If you do end up pulling over to wait out the fog, make sure that you’ve pulled over as far as you can, maybe even a little bit farther. Other drivers will be having the same difficulties that you were, and not all of them will have decided to wait out the fog. If your car is partially in the road, or even just not far enough off of the road, it’s very possible that another driver will careen into you, misjudging the lines of the road because they couldn’t see well enough. If you are pulled over, never get out of the car on the driver’s side. You might not see an oncoming car until it’s too late, and they definitely won’t see you. If you do need to vacate the car, crawl over to the passenger side and get out that way.
No Sudden Stops
Never slam on the brakes in the fog unless you absolutely need to. That goes double if you have a car behind you that you can see. You always want to cruise to a stop, getting those brake lights on early, so that the car behind you, whether you are aware of its existence or not, has plenty of time to adjust to the fact that you are stopping and come to a slow stop themselves. Sometimes, of course, a sudden stop is inevitable; if a deer jumps out of the fog at you, you don’t have the luxury of slowly cruising down to a stop. But in all other instances, you should be stopping slowly, and hopefully, if you do have to slam on the brakes, you and any following drivers are going slowly enough to avoid any catastrophes.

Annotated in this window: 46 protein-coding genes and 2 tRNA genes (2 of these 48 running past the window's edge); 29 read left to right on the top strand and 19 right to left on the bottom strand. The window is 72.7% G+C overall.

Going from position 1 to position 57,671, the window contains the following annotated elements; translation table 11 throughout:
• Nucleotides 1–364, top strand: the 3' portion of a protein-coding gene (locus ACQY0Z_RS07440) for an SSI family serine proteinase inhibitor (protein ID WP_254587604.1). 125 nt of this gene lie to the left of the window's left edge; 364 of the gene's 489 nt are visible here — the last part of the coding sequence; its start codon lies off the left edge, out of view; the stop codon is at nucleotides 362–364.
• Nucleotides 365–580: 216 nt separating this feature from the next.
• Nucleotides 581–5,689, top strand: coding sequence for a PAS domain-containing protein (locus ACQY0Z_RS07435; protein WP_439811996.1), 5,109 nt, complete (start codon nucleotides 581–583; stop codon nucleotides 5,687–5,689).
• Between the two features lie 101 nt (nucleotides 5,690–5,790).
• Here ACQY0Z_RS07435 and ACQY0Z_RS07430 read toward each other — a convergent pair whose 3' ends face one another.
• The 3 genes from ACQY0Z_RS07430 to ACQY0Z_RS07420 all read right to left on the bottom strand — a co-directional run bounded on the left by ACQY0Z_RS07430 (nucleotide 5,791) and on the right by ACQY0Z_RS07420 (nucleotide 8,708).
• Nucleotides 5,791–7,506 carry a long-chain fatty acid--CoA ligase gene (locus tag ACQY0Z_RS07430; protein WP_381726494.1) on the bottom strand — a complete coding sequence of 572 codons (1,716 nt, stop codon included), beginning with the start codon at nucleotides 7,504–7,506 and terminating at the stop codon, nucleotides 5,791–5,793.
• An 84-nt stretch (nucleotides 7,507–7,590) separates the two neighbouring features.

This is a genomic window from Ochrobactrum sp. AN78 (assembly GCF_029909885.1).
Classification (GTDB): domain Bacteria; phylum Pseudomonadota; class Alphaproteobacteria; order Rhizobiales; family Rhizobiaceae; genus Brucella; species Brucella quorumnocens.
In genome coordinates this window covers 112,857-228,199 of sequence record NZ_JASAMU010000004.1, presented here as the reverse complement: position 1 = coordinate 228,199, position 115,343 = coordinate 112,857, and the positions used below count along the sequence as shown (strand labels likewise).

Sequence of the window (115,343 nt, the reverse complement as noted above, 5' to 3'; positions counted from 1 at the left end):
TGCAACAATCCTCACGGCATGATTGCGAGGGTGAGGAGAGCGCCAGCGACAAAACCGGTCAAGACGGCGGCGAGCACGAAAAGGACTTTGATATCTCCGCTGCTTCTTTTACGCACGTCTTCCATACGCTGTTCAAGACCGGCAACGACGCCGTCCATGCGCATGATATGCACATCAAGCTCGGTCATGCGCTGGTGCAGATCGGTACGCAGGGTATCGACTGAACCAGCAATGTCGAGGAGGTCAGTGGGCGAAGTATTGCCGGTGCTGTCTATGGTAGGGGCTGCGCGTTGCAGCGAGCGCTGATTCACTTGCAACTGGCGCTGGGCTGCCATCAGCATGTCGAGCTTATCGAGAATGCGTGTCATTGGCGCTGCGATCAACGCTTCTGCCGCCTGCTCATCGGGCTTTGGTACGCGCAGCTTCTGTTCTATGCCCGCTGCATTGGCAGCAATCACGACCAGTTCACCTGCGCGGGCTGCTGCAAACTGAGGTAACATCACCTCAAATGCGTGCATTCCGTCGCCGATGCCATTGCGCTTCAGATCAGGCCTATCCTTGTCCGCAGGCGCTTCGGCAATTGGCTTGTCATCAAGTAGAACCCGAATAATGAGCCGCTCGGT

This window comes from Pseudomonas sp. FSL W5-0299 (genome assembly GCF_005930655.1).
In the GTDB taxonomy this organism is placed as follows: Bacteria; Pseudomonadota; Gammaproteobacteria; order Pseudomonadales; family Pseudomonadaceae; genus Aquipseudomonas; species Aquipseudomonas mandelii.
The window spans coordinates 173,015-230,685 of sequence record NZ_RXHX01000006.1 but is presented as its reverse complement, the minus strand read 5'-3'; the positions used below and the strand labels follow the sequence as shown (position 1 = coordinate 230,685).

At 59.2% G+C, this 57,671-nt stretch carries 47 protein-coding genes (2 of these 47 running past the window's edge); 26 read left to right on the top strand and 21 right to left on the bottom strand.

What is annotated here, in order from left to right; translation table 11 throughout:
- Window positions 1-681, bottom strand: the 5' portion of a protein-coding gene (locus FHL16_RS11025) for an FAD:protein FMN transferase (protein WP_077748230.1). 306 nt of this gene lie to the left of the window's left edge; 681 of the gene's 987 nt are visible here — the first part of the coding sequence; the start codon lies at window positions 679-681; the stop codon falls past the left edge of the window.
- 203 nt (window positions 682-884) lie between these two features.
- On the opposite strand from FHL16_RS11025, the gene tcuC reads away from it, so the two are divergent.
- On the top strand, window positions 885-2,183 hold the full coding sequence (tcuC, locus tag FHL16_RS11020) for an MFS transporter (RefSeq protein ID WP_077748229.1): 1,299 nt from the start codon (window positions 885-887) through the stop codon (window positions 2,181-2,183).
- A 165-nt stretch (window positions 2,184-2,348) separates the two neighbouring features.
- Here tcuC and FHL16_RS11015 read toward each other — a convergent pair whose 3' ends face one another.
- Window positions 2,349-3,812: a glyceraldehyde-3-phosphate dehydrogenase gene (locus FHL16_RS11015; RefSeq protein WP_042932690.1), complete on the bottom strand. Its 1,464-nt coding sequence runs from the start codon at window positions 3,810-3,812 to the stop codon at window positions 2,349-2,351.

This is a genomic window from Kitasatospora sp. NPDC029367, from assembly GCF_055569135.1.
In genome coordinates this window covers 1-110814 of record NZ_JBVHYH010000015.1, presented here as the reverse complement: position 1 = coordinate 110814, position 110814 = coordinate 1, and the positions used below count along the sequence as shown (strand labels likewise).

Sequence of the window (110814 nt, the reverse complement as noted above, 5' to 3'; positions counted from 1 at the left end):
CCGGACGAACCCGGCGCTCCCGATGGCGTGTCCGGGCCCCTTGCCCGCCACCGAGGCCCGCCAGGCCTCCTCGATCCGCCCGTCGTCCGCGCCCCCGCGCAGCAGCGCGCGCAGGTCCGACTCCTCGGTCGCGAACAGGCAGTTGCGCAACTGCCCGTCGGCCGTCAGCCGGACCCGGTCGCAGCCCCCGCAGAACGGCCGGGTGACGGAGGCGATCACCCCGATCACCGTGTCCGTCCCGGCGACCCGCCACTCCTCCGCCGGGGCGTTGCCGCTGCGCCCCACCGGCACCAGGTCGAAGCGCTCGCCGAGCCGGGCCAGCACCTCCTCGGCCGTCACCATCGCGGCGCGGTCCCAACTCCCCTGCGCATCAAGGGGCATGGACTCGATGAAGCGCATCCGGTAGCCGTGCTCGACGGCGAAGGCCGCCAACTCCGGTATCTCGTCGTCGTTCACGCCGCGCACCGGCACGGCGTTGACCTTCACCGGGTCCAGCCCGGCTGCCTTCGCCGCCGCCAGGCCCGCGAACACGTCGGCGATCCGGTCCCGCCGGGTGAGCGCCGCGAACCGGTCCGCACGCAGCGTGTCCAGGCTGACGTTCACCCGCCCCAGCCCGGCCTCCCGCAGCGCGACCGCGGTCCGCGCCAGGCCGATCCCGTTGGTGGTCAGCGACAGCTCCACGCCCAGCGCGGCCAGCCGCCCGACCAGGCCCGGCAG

Allow Lots of Stopping Distance Behind Other Cars